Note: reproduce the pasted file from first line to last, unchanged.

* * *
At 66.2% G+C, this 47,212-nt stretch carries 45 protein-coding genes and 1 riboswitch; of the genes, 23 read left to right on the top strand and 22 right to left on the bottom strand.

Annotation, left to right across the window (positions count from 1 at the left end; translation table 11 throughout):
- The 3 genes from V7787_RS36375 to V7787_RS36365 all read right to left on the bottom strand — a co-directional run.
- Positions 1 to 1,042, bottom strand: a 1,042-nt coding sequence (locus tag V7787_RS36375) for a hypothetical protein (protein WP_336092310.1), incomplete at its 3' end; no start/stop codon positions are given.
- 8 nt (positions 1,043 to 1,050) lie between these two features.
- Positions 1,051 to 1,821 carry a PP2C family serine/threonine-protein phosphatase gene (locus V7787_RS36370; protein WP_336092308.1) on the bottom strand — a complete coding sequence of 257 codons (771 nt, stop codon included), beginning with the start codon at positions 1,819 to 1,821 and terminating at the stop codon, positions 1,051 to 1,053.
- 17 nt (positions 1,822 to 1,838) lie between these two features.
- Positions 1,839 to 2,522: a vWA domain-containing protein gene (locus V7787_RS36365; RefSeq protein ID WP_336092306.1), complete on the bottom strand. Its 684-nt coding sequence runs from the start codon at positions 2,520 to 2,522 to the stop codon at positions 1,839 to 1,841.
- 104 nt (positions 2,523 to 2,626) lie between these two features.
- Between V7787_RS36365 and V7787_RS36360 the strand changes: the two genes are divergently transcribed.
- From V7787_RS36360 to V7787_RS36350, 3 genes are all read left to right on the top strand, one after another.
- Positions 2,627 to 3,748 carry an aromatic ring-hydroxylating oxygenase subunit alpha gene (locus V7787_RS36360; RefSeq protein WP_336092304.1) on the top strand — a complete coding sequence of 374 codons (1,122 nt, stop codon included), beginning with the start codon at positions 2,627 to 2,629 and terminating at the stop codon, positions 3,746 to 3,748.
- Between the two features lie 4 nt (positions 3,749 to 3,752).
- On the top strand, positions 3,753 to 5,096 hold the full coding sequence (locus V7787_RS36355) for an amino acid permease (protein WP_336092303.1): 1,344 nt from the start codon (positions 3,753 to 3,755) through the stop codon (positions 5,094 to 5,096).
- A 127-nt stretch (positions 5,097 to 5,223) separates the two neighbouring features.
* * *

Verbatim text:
At 66.2% G+C, this 47,212-nt stretch carries 45 protein-coding genes and 1 riboswitch; of the genes, 23 read left to right on the top strand and 22 right to left on the bottom strand.

Annotation, left to right across the window (positions count from 1 at the left end; translation table 11 throughout):
- The 3 genes from V7787_RS36375 to V7787_RS36365 all read right to left on the bottom strand — a co-directional run.
- Positions 1 to 1,042, bottom strand: a 1,042-nt coding sequence (locus tag V7787_RS36375) for a hypothetical protein (protein WP_336092310.1), incomplete at its 3' end; no start/stop codon positions are given.
- 8 nt (positions 1,043 to 1,050) lie between these two features.
- Positions 1,051 to 1,821 carry a PP2C family serine/threonine-protein phosphatase gene (locus V7787_RS36370; protein WP_336092308.1) on the bottom strand — a complete coding sequence of 257 codons (771 nt, stop codon included), beginning with the start codon at positions 1,819 to 1,821 and terminating at the stop codon, positions 1,051 to 1,053.
- 17 nt (positions 1,822 to 1,838) lie between these two features.
- Positions 1,839 to 2,522: a vWA domain-containing protein gene (locus V7787_RS36365; RefSeq protein ID WP_336092306.1), complete on the bottom strand. Its 684-nt coding sequence runs from the start codon at positions 2,520 to 2,522 to the stop codon at positions 1,839 to 1,841.
- 104 nt (positions 2,523 to 2,626) lie between these two features.
- Between V7787_RS36365 and V7787_RS36360 the strand changes: the two genes are divergently transcribed.
- From V7787_RS36360 to V7787_RS36350, 3 genes are all read left to right on the top strand, one after another.
- Positions 2,627 to 3,748 carry an aromatic ring-hydroxylating oxygenase subunit alpha gene (locus V7787_RS36360; RefSeq protein WP_336092304.1) on the top strand — a complete coding sequence of 374 codons (1,122 nt, stop codon included), beginning with the start codon at positions 2,627 to 2,629 and terminating at the stop codon, positions 3,746 to 3,748.
- Between the two features lie 4 nt (positions 3,749 to 3,752).
- On the top strand, positions 3,753 to 5,096 hold the full coding sequence (locus V7787_RS36355) for an amino acid permease (protein WP_336092303.1): 1,344 nt from the start codon (positions 3,753 to 3,755) through the stop codon (positions 5,094 to 5,096).
- A 127-nt stretch (positions 5,097 to 5,223) separates the two neighbouring features.